I should like to express agreement with the statement of the Minister for Justice that the Act has proved most valuable in keeping out a number of very objectionable periodicals. The question of the censorship of books is a much more difficult question. I should be very reluctant to give any added powers with regard to books. It is a strange thing that people who advocate liberty in one way are sometimes quite silent when rights of another kind are being trampled upon. It is also true that when people advocate, as Senator Foran suggests, more and more censorship, one never knows where they are going to stop. I remember when at a particular moment a very considerable class of people in the country thought that a public representative who held the particular views I hold should not be allowed to speak in the country at all. That was a particular kind of censorship to which a particular answer, and a very effective answer, was made. I deprecate the suggestion that the only method by which the Irish people can be kept right is by putting more and more shackles upon them. There is no doubt that there is a class of book which should not be allowed freely to circulate. The trouble is to find a definition which will give you power to ban that particular kind of book.

I should like also to remind Senator Sir John Keane that the word "Rabelaisian" as applied to what he read out is very much a misnomer. I used to be very familiar with Rabelais, but the word "Rabelaisian" is used nowadays to express a meaning altogether vulgar. Rabelais was a great writer, writing at a particular moment for a particular public, and he was something very much more than merely vulgar. A great deal of what is now called "Rabelaisian" has no claims whatever to be literature but is merely indecent. As far as we are concerned, all our efforts to protect our young people may very well prove to be a failure because we are living at a moment when the world is growing every day smaller and smaller, and when this country is becoming less and less isolated from its immediate neighbour, England, and its much more remote neighbour, America. If we want to protect our young people I think we shall have to take a great many more positive steps and not so many negative ones. Since we cannot remove them from certain dangers, we shall have to aim at strengthening their minds, improving their education and turning their attention to occupations of a healthy character, improving their outlook culturally and religiously, and striving to equip them in such a manner as to make them immune from certain diseases when these diseases come their way. I think on that basis we can do much more than simply by making regulations.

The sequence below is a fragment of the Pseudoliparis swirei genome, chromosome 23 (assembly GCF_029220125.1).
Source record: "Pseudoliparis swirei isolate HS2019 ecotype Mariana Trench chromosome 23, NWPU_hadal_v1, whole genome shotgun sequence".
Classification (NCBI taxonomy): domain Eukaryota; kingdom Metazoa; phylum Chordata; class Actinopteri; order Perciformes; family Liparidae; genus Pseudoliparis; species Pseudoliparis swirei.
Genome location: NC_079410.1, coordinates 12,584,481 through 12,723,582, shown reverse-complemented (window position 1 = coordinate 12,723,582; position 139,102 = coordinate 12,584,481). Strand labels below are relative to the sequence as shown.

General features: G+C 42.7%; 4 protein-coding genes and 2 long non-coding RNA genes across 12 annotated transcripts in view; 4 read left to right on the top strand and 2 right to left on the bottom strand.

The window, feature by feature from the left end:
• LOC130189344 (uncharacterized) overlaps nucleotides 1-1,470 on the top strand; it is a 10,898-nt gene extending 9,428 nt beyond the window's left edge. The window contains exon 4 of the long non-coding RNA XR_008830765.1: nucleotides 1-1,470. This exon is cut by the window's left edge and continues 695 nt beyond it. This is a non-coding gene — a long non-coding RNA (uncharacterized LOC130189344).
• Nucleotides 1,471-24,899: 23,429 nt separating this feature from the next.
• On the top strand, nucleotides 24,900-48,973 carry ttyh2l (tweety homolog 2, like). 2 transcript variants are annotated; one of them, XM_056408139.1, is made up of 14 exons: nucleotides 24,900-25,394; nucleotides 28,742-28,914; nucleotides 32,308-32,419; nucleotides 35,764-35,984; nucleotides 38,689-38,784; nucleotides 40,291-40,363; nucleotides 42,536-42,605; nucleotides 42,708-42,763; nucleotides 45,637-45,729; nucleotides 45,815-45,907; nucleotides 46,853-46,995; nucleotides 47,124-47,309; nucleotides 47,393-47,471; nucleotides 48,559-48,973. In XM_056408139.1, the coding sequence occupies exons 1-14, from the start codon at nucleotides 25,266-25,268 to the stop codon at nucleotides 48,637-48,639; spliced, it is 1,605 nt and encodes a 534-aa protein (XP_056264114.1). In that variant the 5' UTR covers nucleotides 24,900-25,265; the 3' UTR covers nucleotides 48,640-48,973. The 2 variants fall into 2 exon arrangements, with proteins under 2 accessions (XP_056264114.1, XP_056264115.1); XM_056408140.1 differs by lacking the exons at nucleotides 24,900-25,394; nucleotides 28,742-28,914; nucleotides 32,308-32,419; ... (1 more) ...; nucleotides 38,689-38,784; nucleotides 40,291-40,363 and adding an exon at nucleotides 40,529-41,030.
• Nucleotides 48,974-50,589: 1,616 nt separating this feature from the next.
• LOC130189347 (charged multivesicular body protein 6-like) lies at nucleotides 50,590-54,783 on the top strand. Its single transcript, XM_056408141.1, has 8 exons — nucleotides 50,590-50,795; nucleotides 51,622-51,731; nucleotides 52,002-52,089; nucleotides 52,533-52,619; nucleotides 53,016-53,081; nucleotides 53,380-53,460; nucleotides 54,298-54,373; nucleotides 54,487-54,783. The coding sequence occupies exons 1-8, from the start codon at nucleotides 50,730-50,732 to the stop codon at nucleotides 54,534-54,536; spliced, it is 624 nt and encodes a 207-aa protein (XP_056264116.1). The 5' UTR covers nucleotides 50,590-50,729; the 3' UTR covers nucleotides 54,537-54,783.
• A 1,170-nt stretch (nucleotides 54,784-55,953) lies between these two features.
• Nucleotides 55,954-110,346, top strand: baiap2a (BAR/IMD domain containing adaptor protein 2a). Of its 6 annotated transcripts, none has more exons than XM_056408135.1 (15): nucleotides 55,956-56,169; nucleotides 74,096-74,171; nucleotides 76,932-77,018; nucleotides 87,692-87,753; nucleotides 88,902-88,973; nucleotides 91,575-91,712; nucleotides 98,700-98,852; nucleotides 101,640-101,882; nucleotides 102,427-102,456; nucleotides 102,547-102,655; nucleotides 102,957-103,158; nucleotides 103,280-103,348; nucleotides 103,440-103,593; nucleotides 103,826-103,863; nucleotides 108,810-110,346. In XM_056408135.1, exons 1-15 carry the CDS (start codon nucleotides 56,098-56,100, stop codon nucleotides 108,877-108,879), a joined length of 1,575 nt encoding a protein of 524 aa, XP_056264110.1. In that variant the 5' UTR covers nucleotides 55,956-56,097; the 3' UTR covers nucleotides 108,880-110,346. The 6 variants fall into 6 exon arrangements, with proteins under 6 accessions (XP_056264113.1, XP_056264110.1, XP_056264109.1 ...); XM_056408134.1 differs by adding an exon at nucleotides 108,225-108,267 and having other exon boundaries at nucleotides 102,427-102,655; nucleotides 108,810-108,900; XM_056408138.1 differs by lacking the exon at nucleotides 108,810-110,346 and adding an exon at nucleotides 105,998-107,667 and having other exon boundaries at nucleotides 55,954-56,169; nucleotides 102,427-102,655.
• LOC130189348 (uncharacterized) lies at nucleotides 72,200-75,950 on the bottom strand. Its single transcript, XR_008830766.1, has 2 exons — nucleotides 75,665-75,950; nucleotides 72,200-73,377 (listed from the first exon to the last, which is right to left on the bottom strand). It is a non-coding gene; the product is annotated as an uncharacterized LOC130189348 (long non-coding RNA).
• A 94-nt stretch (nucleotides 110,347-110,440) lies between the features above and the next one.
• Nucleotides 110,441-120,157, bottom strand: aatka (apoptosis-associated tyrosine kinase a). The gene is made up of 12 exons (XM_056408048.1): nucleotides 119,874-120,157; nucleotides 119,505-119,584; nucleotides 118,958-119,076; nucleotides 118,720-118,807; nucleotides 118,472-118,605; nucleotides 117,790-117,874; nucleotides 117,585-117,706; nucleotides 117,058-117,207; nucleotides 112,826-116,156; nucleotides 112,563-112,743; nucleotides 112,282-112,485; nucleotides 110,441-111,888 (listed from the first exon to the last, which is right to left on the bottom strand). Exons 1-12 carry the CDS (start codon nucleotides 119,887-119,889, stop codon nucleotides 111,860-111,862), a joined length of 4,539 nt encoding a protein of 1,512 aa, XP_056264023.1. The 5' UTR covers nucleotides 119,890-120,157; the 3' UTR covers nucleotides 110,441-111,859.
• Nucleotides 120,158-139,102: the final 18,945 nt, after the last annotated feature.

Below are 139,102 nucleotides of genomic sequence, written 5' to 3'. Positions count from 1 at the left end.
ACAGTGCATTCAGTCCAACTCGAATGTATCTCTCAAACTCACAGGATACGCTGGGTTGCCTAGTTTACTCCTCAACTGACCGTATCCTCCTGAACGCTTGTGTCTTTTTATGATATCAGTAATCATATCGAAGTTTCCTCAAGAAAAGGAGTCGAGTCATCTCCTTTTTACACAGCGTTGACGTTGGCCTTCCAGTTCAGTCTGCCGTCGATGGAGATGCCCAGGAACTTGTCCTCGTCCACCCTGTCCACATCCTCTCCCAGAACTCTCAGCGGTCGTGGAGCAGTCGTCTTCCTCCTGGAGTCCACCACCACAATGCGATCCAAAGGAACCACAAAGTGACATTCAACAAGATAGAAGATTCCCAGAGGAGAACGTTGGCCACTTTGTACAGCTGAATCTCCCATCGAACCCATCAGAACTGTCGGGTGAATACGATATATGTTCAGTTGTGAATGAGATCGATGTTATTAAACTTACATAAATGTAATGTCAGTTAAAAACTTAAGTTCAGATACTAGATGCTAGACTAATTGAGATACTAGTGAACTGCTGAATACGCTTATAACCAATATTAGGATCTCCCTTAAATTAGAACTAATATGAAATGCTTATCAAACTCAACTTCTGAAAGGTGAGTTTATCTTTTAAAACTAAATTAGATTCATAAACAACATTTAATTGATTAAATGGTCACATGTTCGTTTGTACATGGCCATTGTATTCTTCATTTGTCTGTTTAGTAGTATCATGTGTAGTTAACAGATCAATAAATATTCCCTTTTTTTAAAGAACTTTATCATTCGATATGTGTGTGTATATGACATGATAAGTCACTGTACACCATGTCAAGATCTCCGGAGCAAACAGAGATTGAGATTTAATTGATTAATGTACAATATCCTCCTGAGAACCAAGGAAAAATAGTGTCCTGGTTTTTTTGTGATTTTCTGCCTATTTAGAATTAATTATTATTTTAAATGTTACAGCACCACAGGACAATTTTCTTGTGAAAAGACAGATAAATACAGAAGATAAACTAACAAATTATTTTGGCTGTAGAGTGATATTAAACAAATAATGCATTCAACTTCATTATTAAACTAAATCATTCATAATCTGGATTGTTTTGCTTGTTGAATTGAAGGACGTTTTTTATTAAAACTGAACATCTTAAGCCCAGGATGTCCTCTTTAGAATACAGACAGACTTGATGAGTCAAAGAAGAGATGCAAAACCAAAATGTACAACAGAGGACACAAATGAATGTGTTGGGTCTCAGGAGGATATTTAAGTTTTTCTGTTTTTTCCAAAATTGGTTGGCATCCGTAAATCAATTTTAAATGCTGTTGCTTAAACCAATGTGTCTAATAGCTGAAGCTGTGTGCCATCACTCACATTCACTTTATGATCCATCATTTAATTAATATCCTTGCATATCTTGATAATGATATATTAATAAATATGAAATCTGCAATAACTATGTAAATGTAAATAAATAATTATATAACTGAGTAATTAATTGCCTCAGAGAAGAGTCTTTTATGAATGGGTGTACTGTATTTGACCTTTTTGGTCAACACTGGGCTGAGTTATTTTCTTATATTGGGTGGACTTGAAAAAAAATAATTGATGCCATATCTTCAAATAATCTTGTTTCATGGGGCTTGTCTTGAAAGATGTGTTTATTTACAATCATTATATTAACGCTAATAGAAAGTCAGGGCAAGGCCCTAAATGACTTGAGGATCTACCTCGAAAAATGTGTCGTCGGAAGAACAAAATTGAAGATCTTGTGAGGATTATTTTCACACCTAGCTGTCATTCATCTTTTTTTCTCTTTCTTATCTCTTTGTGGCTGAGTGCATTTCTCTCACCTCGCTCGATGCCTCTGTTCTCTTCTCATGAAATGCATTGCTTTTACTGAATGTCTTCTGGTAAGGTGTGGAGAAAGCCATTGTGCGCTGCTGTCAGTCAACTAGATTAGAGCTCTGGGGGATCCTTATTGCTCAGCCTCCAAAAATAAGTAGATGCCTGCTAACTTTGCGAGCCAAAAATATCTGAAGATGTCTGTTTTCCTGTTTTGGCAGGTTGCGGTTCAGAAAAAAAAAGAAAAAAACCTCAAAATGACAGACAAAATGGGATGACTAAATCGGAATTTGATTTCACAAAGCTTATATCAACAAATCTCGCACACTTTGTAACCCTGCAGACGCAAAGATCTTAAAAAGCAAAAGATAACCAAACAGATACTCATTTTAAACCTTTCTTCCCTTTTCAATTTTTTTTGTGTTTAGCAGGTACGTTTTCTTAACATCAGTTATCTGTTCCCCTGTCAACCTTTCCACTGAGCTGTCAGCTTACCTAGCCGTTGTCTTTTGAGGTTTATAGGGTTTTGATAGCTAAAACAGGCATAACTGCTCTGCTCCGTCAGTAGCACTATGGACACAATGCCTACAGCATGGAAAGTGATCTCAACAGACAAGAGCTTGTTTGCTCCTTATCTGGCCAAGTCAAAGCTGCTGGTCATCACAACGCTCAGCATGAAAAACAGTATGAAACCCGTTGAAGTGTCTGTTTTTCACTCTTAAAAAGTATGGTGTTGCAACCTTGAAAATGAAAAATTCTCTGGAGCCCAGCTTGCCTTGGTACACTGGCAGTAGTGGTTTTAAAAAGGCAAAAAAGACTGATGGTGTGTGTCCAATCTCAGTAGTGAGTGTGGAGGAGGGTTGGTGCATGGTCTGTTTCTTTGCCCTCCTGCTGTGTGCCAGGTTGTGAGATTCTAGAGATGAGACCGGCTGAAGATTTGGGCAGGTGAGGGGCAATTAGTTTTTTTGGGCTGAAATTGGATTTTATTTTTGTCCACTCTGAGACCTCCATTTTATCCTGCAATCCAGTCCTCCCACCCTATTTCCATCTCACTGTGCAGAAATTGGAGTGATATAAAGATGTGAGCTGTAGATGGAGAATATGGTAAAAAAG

There is at the moment in existence, or there was before the war, an international agreement with regard to certain publications of a pornographic or indecent character. It may very well be that one of the results of this war—one never knows—will be an international agreement on censorship of some kind. It might not satisfy us but it would certainly go a certain distance. I deprecate the attitude of the extremists who want to show that our young people have a different outlook from the young people of other days. I can appreciate the point of view put forward by Senator The McGillycuddy, but I do not understand the view of Senator Sir John Keane, and of certain other people, that somehow or other we are in a new era, that the young people of to-day have a different point of view to that of their forebears, and that there is a difference with regard to indecency, obscenity and immorality. I think that obscenity and indecency in literature go back a very long way. There is very little new under the sun.